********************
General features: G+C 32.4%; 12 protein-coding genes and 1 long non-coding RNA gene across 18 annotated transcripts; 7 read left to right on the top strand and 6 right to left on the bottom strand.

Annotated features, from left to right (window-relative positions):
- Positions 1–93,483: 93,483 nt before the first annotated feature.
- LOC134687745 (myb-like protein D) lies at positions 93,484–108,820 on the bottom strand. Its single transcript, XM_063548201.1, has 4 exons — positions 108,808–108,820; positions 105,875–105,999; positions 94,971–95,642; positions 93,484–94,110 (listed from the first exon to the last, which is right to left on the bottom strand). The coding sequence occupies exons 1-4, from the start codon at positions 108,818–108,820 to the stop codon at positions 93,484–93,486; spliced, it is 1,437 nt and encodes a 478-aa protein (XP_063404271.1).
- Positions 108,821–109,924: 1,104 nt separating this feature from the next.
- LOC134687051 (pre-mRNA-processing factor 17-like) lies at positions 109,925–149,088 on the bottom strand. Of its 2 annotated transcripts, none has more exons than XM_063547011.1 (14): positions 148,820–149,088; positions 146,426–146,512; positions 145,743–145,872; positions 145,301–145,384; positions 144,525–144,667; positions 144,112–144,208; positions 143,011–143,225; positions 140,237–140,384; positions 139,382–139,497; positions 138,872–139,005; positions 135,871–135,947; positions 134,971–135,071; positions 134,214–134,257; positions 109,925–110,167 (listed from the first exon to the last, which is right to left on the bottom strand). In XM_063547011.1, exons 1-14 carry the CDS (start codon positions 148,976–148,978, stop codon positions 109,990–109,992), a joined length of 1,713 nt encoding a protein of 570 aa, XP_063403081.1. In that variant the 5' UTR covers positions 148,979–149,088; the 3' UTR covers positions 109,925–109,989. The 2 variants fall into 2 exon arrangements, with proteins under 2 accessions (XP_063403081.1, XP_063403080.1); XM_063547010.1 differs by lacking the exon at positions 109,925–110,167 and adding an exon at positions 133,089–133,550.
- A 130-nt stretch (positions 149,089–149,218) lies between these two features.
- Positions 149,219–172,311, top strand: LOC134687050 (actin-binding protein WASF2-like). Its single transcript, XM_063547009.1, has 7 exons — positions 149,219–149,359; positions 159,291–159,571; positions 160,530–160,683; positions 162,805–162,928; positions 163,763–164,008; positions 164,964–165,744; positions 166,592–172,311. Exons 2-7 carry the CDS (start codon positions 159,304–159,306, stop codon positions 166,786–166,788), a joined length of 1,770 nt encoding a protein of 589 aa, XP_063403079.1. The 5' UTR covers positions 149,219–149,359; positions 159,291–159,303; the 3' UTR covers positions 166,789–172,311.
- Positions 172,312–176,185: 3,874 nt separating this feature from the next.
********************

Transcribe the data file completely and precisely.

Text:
General features: G+C 32.4%; 12 protein-coding genes and 1 long non-coding RNA gene across 18 annotated transcripts; 7 read left to right on the top strand and 6 right to left on the bottom strand.

Annotated features, from left to right (window-relative positions):
- Positions 1–93,483: 93,483 nt before the first annotated feature.
- LOC134687745 (myb-like protein D) lies at positions 93,484–108,820 on the bottom strand. Its single transcript, XM_063548201.1, has 4 exons — positions 108,808–108,820; positions 105,875–105,999; positions 94,971–95,642; positions 93,484–94,110 (listed from the first exon to the last, which is right to left on the bottom strand). The coding sequence occupies exons 1-4, from the start codon at positions 108,818–108,820 to the stop codon at positions 93,484–93,486; spliced, it is 1,437 nt and encodes a 478-aa protein (XP_063404271.1).
- Positions 108,821–109,924: 1,104 nt separating this feature from the next.
- LOC134687051 (pre-mRNA-processing factor 17-like) lies at positions 109,925–149,088 on the bottom strand. Of its 2 annotated transcripts, none has more exons than XM_063547011.1 (14): positions 148,820–149,088; positions 146,426–146,512; positions 145,743–145,872; positions 145,301–145,384; positions 144,525–144,667; positions 144,112–144,208; positions 143,011–143,225; positions 140,237–140,384; positions 139,382–139,497; positions 138,872–139,005; positions 135,871–135,947; positions 134,971–135,071; positions 134,214–134,257; positions 109,925–110,167 (listed from the first exon to the last, which is right to left on the bottom strand). In XM_063547011.1, exons 1-14 carry the CDS (start codon positions 148,976–148,978, stop codon positions 109,990–109,992), a joined length of 1,713 nt encoding a protein of 570 aa, XP_063403081.1. In that variant the 5' UTR covers positions 148,979–149,088; the 3' UTR covers positions 109,925–109,989. The 2 variants fall into 2 exon arrangements, with proteins under 2 accessions (XP_063403081.1, XP_063403080.1); XM_063547010.1 differs by lacking the exon at positions 109,925–110,167 and adding an exon at positions 133,089–133,550.
- A 130-nt stretch (positions 149,089–149,218) lies between these two features.
- Positions 149,219–172,311, top strand: LOC134687050 (actin-binding protein WASF2-like). Its single transcript, XM_063547009.1, has 7 exons — positions 149,219–149,359; positions 159,291–159,571; positions 160,530–160,683; positions 162,805–162,928; positions 163,763–164,008; positions 164,964–165,744; positions 166,592–172,311. Exons 2-7 carry the CDS (start codon positions 159,304–159,306, stop codon positions 166,786–166,788), a joined length of 1,770 nt encoding a protein of 589 aa, XP_063403079.1. The 5' UTR covers positions 149,219–149,359; positions 159,291–159,303; the 3' UTR covers positions 166,789–172,311.
- Positions 172,312–176,185: 3,874 nt separating this feature from the next.